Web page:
It’s easy for mistakes to slip into your business writing when you use fancy-sounding phrases without really knowing what you’re saying. Someone else will know, and the actual meaning can completely change the intent of your writing.
Content Equals Money founder Amie Marse put together a list of tricky words to use with care in your business writing.
- Continual/continuous. The first means always occurring, while the second means never-ending.
- i.e./e.g. These Latin abbreviations are often misused: “i.e.” stands for “id est,” “that is,” while “e.g.” stands for “exempli gratia,” “for example.”
- Elicit/illicit. “Elicit” means to draw a response, while “illicit” means forbidden by laws or custom.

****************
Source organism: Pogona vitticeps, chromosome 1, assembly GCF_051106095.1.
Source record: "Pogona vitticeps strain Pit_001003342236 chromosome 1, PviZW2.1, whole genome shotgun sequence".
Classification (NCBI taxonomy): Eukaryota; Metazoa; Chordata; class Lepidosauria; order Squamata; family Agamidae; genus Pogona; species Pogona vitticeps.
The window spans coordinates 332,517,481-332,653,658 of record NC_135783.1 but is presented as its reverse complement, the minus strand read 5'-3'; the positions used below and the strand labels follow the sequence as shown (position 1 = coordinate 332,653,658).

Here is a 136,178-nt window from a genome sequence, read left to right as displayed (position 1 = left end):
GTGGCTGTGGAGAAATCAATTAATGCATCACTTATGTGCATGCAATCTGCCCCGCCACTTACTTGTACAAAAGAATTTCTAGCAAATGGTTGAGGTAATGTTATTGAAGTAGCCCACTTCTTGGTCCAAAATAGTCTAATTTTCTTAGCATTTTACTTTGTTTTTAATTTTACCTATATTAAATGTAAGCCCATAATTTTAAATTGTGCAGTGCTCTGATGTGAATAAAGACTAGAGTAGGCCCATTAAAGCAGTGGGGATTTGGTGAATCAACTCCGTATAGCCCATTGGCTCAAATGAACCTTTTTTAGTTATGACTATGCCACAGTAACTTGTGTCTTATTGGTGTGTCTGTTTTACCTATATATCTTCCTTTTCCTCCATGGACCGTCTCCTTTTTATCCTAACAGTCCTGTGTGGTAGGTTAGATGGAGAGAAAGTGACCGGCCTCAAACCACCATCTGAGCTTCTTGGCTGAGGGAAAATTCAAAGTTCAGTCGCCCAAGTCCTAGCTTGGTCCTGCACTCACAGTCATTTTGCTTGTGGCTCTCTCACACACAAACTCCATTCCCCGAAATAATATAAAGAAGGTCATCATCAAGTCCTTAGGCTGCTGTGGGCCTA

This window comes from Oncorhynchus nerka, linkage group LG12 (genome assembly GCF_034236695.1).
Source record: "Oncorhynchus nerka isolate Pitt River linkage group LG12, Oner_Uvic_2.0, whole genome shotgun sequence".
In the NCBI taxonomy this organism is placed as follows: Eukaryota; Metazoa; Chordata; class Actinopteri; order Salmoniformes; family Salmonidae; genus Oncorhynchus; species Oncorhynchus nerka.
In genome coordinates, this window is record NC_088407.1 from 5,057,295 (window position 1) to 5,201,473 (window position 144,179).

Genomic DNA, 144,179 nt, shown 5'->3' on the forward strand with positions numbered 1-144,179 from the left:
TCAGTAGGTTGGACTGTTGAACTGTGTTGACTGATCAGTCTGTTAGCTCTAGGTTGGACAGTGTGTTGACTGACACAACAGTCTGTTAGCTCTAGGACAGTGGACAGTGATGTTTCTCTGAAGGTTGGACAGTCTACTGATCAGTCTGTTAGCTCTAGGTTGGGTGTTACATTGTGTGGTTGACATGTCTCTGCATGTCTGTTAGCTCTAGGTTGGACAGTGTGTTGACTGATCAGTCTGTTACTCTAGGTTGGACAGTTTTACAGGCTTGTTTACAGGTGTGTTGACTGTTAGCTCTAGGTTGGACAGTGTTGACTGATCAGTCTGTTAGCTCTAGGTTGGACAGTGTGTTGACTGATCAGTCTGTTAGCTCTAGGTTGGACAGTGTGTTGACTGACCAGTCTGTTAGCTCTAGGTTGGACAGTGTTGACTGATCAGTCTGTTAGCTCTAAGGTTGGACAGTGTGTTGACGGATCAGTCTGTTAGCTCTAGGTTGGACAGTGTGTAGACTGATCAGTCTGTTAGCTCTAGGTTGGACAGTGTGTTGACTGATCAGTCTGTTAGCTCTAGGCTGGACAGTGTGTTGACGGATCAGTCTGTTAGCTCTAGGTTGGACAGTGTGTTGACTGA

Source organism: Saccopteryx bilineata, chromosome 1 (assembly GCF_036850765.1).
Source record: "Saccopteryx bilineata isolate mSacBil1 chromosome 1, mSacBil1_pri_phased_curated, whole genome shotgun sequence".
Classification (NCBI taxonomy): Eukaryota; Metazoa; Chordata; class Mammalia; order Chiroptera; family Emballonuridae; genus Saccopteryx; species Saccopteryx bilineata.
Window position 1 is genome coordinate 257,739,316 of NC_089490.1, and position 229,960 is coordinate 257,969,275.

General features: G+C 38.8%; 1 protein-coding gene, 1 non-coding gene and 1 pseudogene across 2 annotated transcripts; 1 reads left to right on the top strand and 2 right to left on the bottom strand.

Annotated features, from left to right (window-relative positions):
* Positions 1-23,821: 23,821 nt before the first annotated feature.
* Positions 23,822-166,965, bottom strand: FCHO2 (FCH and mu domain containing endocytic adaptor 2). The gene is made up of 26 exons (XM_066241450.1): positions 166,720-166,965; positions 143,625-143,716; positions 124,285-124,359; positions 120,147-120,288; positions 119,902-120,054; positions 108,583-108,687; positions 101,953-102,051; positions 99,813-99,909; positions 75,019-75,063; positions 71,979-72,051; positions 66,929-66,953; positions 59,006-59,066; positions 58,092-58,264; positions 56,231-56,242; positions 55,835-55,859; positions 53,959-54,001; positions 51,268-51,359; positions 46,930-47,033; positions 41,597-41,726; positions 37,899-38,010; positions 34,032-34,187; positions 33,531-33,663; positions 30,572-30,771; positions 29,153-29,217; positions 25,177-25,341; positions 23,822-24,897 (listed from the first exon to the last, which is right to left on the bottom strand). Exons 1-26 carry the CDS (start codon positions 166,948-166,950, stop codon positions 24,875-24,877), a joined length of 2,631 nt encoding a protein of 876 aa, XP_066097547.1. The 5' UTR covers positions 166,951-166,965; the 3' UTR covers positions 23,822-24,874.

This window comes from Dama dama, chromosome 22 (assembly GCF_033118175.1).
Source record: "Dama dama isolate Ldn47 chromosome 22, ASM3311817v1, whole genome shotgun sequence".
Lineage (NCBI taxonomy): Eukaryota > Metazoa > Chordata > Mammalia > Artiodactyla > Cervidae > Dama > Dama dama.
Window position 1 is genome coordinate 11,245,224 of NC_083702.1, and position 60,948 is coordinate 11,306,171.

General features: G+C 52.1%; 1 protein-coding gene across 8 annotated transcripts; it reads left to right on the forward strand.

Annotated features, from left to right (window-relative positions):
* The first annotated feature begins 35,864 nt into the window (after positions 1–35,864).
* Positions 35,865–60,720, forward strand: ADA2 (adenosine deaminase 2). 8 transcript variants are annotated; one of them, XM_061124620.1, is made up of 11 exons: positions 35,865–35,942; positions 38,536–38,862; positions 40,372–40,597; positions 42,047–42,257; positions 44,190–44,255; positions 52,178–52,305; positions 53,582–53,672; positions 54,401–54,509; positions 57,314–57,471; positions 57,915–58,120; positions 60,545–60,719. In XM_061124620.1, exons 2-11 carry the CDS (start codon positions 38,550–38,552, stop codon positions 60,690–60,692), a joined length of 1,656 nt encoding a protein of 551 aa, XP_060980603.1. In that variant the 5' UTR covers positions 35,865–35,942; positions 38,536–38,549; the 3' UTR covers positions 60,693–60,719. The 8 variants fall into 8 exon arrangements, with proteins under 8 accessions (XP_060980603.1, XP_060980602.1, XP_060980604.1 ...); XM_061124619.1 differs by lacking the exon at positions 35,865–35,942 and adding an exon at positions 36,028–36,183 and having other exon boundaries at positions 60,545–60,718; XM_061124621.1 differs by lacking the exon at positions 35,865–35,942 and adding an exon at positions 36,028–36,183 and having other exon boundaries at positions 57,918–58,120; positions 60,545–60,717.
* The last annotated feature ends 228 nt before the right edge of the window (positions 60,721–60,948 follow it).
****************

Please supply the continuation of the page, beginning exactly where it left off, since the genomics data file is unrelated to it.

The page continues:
- Alternately/alternatively. The former means by taking turns; the latter, having more than one option.
- Refute/rebut. To refute is to disprove something, while to rebut is to disagree. In a debate, the participants are given time for a rebuttal, not a refutation.
- Farther/further. “Farther” refers to distance; “further” refers to time.
- Alright/all right. The proper spelling is “all right.”
- Uninterested/disinterested. The former means not interested at all; the latter means neutral.
- Who’s/whose. “Who’s” is a contraction of “who is.” Reread your sentence: If “who is” doesn’t make sense, the word you need is “whose.”
- Than/then. Use “than” when making comparisons (“Results are better than last year”). “Then” is used to express a conclusion.
Knowing how to use words properly will improve your business writing and make it more effective. Use tricky phrases with care.
— Adapted from “Top 10 Grammar Tips for Every Business,” Amie Marse, B2B Insights.